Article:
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When Scarce gets Rare : Veldpond vs. Burgerspond

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Although I am not a ZAR collector, I was looking at the NGC population statistics for ZAR Gold Ponde for some reason, and saw that a MS67 Burgers Pond (Fine Beard) was graded. That must have made someone VERY happy when that result came through!


What was even more interesting to see was how scarce the number of Burgerspond graded specimens is compared to that of the Veld Ponde.


The two coins have comparable mintage figures (837 vs. 986) BUT only 50 Burgersponde have been graded by NGC vs. the 132 Veldponde that have been graded. And of those that have been graded, 54% of the Veldponde got a Mint State grade vs the 42% of the Burgersponde that graded MS. (Actually, only 3 out of the 10 Coarse Beards got a MS grade vs. the 18 out of 40 Fine Beards to got that grade).


But even more surprising was the downright rarity of the 1895 Pond that is in every respect as scarce as the single shaft 1892 Pond. I just did not know that.


Looks like one must study these stats more regularly!



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I have started to look at the census reports more regularly recently, both NGC and PCGS though not for all South Africa coins. For the coins you profile, here are some possible explanations:


First, IF the 1895 and 1892 SS are actually scarcer, the primary likely explanation is that they were both removed from circulation and better preserved both because of their low mintages and because the designs are unique, especially the veld pond. The veld pond also because of its historical significance to South African collectors. (Edit: These comments need to be "flipped to the vend and Burgess ponds.)


Second, to the extent that there are any (which I do believe), there are almost certainly more duplicates for the Burgess pond and veld pond both because of their value and to a lesser extent, their higher grades.


Third, however many are left available to grade, there are probably more of the 1892 SS and 1895 ponds for the reasons I just provided.


The general point you are making really goes to what are the factors that impact and predict both the absolute number of survivors and the grade distribution. It's something which interests me a great deal which is why I have covered it so many times. It interests me a lot because it impacts both the price and the probability of finding the coins I want to buy. And with the price, both how much to pay now and what the coins may sell for in the future.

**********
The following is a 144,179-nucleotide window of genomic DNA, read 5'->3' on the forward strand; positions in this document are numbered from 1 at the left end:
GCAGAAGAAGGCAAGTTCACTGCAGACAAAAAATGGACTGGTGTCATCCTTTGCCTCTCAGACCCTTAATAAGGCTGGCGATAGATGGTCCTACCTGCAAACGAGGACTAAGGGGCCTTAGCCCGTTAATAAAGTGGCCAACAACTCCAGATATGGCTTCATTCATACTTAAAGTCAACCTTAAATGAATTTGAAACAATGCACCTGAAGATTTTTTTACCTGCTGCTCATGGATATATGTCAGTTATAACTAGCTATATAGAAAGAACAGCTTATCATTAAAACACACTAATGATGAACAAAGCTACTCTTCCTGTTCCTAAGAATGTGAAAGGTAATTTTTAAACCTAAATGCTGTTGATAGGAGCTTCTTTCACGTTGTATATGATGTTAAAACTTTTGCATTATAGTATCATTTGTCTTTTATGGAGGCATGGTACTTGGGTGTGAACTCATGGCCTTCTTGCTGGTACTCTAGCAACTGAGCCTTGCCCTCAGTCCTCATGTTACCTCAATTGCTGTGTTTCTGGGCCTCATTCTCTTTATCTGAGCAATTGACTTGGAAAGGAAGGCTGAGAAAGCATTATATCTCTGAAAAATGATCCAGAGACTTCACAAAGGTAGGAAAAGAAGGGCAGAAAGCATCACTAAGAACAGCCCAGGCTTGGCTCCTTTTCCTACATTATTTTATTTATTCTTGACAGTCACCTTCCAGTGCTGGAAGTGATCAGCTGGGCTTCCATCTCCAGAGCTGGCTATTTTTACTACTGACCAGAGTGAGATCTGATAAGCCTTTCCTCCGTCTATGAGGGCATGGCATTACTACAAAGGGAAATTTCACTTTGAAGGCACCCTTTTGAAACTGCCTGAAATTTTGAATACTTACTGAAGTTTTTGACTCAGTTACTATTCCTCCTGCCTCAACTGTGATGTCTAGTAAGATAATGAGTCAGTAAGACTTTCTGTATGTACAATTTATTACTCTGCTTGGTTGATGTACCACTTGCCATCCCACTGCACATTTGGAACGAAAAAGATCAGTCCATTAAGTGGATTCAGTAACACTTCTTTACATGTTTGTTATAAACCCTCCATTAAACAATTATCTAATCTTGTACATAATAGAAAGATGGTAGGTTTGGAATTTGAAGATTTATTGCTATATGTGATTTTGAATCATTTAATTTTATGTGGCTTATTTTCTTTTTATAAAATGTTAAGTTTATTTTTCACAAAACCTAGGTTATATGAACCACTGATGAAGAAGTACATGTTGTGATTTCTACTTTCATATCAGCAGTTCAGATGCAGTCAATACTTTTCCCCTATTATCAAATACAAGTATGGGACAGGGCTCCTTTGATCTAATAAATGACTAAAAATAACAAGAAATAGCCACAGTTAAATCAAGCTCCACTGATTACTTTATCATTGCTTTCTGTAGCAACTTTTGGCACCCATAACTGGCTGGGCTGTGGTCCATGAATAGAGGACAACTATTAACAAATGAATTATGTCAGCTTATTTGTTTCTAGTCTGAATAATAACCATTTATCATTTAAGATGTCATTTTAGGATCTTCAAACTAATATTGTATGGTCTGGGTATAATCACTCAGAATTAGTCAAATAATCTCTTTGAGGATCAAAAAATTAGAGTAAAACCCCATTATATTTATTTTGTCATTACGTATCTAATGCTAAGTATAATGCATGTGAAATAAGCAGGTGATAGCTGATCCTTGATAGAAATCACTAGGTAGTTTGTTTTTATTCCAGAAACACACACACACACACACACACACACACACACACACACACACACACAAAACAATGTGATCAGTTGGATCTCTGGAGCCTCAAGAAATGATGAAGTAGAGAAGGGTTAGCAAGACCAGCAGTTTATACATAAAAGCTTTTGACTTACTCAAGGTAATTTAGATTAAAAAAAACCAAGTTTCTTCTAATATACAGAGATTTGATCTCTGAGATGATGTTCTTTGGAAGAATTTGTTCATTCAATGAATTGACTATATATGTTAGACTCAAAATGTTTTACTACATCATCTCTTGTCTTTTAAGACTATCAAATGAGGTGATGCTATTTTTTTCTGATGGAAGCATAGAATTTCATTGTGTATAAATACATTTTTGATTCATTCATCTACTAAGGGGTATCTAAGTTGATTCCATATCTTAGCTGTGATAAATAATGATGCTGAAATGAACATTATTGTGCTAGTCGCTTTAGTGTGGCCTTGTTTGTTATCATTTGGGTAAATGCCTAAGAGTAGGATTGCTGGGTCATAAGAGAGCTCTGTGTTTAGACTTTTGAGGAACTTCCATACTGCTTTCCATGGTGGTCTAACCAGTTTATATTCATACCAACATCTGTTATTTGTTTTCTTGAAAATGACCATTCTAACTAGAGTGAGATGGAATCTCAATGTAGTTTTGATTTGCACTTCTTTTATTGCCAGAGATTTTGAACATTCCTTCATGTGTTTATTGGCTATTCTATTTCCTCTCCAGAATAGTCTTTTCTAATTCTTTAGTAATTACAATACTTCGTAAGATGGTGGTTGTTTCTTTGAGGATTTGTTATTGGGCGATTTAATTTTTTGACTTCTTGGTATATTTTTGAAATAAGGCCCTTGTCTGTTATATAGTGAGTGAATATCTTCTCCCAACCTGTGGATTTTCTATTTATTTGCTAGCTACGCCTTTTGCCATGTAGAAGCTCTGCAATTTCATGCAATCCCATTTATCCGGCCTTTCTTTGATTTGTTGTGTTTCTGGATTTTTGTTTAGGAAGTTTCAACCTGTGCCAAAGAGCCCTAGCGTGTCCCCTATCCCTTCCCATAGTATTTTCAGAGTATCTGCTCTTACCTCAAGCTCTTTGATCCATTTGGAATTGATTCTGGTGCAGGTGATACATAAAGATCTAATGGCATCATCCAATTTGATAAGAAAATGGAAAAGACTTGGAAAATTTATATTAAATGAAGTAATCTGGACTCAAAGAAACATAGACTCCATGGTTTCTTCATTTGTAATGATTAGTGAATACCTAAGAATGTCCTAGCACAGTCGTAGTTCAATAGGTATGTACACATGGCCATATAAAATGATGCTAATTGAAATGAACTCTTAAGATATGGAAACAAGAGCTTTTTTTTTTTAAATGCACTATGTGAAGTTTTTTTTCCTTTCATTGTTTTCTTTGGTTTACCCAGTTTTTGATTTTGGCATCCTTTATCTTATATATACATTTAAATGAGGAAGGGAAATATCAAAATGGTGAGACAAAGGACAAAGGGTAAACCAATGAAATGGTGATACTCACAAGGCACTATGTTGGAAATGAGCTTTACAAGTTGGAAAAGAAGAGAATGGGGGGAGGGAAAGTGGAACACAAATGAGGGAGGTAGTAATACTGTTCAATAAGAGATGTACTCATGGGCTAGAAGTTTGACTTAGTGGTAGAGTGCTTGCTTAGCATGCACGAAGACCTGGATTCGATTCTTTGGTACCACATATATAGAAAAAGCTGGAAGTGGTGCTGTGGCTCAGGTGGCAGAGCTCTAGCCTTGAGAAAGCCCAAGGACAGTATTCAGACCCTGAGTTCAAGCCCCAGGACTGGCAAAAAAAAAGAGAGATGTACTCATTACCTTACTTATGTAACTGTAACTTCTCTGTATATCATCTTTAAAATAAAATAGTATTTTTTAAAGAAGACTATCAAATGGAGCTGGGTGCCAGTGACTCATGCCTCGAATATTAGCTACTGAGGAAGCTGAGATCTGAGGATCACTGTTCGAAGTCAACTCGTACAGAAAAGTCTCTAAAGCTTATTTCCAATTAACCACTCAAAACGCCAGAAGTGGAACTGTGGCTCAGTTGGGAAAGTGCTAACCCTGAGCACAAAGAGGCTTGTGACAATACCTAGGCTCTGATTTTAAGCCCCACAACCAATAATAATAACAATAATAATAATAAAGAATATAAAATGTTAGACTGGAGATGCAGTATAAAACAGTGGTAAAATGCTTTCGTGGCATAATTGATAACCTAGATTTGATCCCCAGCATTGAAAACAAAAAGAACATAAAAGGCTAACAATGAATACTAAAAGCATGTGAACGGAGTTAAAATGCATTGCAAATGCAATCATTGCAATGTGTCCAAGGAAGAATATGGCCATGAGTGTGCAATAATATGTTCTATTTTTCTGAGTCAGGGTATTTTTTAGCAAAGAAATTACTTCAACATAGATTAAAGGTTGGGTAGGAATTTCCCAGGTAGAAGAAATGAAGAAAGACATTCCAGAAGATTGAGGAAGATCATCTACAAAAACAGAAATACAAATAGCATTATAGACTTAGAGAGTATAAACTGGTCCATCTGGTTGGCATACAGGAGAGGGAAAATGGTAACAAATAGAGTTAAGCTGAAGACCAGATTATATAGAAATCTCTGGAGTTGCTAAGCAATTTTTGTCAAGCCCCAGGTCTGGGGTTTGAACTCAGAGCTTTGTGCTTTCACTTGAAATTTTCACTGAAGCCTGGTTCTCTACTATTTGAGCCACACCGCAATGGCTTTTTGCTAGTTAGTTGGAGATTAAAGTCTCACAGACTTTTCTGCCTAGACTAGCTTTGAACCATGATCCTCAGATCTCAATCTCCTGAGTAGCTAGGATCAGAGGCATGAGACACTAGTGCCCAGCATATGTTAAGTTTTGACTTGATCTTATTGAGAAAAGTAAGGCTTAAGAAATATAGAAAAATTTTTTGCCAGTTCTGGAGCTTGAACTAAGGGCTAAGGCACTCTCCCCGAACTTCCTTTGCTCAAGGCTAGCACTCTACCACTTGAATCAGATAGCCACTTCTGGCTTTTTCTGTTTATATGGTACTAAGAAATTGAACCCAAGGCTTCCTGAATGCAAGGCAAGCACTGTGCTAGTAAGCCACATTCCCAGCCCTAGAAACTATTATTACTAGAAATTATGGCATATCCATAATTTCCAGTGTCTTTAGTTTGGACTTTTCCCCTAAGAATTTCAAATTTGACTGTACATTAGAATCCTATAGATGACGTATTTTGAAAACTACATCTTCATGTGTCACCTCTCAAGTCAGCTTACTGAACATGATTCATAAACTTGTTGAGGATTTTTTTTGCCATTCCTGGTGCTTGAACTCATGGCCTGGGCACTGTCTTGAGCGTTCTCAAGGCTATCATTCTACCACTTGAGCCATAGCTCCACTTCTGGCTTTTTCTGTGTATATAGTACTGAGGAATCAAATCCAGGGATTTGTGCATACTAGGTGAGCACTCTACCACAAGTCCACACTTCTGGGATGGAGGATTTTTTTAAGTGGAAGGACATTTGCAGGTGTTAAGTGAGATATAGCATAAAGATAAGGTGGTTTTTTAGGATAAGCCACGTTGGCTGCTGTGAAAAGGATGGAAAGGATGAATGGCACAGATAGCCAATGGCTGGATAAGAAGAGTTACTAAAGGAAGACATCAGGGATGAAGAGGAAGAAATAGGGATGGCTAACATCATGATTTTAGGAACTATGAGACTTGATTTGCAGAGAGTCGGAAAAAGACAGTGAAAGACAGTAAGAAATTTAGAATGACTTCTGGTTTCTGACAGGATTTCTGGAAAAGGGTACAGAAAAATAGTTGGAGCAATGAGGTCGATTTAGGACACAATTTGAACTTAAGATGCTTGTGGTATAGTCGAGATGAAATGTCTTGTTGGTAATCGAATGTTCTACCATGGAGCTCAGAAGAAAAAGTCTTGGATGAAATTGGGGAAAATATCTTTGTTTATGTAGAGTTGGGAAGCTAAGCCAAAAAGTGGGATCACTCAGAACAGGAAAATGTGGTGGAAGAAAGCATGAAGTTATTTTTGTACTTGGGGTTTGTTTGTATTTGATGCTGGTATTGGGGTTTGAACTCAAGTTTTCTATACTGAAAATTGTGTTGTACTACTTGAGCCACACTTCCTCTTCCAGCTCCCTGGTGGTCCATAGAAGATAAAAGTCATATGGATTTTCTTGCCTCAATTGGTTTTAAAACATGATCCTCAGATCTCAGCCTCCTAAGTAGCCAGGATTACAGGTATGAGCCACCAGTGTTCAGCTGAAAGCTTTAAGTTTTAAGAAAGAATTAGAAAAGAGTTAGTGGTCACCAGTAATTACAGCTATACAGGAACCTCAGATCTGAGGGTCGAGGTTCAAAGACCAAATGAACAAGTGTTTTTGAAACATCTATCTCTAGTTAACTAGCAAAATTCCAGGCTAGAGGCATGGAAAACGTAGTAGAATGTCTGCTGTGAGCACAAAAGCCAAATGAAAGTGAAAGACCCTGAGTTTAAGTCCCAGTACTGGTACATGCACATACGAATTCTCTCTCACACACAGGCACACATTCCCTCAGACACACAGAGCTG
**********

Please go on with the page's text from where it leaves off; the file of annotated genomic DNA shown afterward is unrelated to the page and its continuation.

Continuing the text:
The normal pattern is for low mintage coins (whether actual or imaginary) to have above average survival rates and an above average of the surviving population in high grade. With other coins I track, this is practically true of most US coin issues or to give another example, the 1846 Ecuador 8 reales (a coin which probably no one here has ever heard of) which has a reported mintage of about 1300. It is a scarce coin but it's apparently more common in better grades than the corresponding 1855, 1857 and 1862 4 reales, the latter of which is an almost impossibly difficult coin to find.


As a complete guess, I would estimate that maybe 10% to 20% of the Burgess pond mintage exists and slightly more for the veld pond. This includes subtracting out duplicates but also adding in problem coins which are particularly numeroous for the Burgess pond. I have seen a lot of these for this coin.


Applying this same line of logic to other South African coins, this is why I believe that some Union issues in particular have more or a lot more survivors than many (probably most) here seem to think. The specific coins which have low mintages are the 1947 and 1948 1/, the 1947, 1948 and 1950 2/ and 1947-1950 2/6. The same can be said of the 1924 Sovereign and 1959 5/. For a mid 20th century coin from a country the size of South Africa, these mintages are miniscule.


I do not believe the survival rates are as nearly high as either the Burgess or veld pond, but I think they are potentially proportionately a lot higher than what is apparent in the census today. And I say this despite what is known of the smeltings which does not remotely explain how only 1% or less of the original mintage supposedly remains (for those who believe the census is mostly complete).


First, these coins were issued much later in the Union period and absent evidence to the contrary, there should have been more collectors to save them than earlier, even though I agree that the collecting population was low.


Second, I presume that these coins would have achieved a premium closer to their issuance than most others exactly because of their low mintages. In my 1962 Kaplan guide, I believe the 1948 2/6 has a price of 90/ in UNC. As a basis of comparison, the 1925 2/ was listed at 60/. I do not have an older source but it is only logical to expect that some premium existed earlier and was known to others aside from the few collectors which existed at that time.


Third, just as in the United States, for the reason I just gave, some non-collectors would also have saved them. This includes foreigners who took them back home. Especially for locals, it would be ILLOGICAL to assume otherwise because a premium of up to 45 TIMES (edit: make that about 35) would be enough of an incentive to do so. The distinction between the US and SA is that stateside, there were many speculators who saved coins by the thousands or even tens of thousands while I believe that no large scale hoarding took place of these SA issues.

Edited by jwither

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